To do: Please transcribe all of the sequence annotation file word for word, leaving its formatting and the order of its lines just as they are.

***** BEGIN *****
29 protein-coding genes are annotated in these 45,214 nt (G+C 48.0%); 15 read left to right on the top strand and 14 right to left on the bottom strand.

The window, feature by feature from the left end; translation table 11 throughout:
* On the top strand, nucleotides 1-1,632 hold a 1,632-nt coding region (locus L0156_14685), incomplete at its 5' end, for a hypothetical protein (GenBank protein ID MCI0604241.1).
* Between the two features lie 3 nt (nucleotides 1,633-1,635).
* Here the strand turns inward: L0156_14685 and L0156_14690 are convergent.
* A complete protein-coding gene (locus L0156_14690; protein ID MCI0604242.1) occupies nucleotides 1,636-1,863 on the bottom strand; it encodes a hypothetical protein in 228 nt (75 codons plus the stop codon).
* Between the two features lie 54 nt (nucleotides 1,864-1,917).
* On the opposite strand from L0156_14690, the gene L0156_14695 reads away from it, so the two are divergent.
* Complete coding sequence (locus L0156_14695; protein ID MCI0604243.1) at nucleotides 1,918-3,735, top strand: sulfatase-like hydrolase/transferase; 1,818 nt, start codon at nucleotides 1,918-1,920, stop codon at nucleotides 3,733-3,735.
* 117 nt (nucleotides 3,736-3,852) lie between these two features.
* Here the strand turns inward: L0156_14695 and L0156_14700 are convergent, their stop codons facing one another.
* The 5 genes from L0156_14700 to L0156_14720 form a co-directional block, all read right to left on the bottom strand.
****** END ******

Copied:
29 protein-coding genes are annotated in these 45,214 nt (G+C 48.0%); 15 read left to right on the top strand and 14 right to left on the bottom strand.

The window, feature by feature from the left end; translation table 11 throughout:
* On the top strand, nucleotides 1-1,632 hold a 1,632-nt coding region (locus L0156_14685), incomplete at its 5' end, for a hypothetical protein (GenBank protein ID MCI0604241.1).
* Between the two features lie 3 nt (nucleotides 1,633-1,635).
* Here the strand turns inward: L0156_14685 and L0156_14690 are convergent.
* A complete protein-coding gene (locus L0156_14690; protein ID MCI0604242.1) occupies nucleotides 1,636-1,863 on the bottom strand; it encodes a hypothetical protein in 228 nt (75 codons plus the stop codon).
* Between the two features lie 54 nt (nucleotides 1,864-1,917).
* On the opposite strand from L0156_14690, the gene L0156_14695 reads away from it, so the two are divergent.
* Complete coding sequence (locus L0156_14695; protein ID MCI0604243.1) at nucleotides 1,918-3,735, top strand: sulfatase-like hydrolase/transferase; 1,818 nt, start codon at nucleotides 1,918-1,920, stop codon at nucleotides 3,733-3,735.
* 117 nt (nucleotides 3,736-3,852) lie between these two features.
* Here the strand turns inward: L0156_14695 and L0156_14700 are convergent, their stop codons facing one another.
* The 5 genes from L0156_14700 to L0156_14720 form a co-directional block, all read right to left on the bottom strand.